The community college campus was located in the heart of the city, just a couple of streets away from world-famous Broadway. My friend Valerie from Taft High School in the Bronx was in most of my college classes. We were often able to get last minute cheap tickets to shows like Hair and Cat on A Hot Tin Roof. We’d rush off to a theater down the block or around the corner on a long break between classes, and then spend time studying at the 42nd Street Public Library. And, I’m not totally sure how I squeezed it in, but I was also a cheerleader for the college basketball team. I remember Valerie and I jumping on our favorite basketball players’ motorcycles on any given day for a ride down Riverside Drive or through Central Park or across the bridge for lunch in Brooklyn. It was an insanely full life immersed in the borough of Manhattan and with Valerie as my closest friend it was a steady stream of shared fun. She was the portrait of high fashion. Her father owned a junior petite clothing line and would have Valerie and I model in the Car show at the coliseum or at fashion shows at Bloomingdale’s where we’d get paid.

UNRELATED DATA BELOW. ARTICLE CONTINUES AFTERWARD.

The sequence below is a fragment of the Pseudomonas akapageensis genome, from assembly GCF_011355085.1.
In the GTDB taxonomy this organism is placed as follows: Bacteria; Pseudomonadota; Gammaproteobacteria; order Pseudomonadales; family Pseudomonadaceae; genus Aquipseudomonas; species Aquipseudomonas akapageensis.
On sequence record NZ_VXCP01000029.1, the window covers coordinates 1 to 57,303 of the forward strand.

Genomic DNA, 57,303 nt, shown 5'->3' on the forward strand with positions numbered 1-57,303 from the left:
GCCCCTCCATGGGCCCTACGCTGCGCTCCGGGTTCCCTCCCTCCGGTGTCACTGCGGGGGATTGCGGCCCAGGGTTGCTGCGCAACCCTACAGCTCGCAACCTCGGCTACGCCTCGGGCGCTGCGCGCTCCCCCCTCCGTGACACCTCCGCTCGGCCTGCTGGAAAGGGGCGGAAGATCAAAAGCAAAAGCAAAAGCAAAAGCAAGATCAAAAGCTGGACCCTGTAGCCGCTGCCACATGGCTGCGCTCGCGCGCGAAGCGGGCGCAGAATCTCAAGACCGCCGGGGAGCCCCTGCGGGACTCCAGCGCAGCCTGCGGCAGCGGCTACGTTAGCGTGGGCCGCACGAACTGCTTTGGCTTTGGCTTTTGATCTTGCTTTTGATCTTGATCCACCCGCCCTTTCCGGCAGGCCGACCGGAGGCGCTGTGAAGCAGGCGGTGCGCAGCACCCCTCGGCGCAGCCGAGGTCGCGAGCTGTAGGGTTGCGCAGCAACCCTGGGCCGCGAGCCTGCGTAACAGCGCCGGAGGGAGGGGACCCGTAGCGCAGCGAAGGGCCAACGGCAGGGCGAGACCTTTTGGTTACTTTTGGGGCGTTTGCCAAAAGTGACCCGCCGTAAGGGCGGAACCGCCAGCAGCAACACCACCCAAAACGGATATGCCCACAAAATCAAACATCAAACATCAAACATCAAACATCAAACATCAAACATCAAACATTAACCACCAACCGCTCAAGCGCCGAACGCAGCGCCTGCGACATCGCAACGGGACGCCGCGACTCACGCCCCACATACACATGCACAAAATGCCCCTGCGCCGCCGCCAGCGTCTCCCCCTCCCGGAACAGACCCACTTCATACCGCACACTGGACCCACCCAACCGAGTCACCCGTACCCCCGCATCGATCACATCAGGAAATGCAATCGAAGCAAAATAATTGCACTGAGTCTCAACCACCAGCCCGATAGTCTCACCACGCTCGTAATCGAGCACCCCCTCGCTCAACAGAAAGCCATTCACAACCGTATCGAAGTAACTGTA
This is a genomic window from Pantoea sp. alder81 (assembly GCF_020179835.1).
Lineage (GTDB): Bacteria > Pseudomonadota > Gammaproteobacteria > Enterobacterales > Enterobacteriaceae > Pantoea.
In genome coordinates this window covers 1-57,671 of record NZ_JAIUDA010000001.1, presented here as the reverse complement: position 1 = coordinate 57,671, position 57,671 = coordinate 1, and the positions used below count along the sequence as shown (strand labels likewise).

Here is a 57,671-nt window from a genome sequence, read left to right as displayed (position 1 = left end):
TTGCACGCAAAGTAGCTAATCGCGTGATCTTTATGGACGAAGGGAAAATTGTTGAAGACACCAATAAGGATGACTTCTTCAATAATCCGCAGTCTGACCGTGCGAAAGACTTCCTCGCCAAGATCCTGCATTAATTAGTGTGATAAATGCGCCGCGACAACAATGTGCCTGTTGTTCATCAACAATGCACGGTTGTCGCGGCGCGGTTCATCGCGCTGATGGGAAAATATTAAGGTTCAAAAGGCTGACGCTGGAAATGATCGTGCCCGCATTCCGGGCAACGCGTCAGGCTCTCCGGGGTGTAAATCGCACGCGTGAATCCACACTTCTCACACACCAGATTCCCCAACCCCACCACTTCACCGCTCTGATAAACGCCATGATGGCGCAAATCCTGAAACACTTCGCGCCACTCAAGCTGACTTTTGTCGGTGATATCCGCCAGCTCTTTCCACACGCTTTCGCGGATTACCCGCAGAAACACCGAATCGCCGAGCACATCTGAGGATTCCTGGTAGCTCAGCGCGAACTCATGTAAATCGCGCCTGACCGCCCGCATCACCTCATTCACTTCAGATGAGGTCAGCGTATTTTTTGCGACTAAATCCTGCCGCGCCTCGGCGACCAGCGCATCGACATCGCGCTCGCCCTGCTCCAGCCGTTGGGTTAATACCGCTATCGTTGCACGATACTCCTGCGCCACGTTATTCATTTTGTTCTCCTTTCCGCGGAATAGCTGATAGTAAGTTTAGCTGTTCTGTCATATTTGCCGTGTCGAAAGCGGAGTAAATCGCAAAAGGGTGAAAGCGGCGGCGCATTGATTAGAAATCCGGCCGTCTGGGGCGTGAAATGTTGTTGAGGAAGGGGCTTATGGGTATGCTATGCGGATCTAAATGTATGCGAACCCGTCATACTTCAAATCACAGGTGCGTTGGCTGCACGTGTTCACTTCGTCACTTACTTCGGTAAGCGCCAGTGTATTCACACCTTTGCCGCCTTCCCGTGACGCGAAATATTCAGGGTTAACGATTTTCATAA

In the first year at Manhattan Community College, I aced all my classes. Mrs. Aronson, the academic advisor called me into her office in late May and encouraged me to apply to Queens College, City University of New York, go onto a four-year degree, basically transfer a year ahead of schedule. I was excited but couldn’t imagine not seeing my best friend Valerie each day who wasn’t moving onto university. She planned to spend a second year at Manhattan Community.
My Mom had become more obsessive compulsive and controlling over the years. I had seen her extreme behaviors take a toll on my Nana who grew quieter in the evenings holding back her usual banter with Mom about TV programs and the gossip of the day.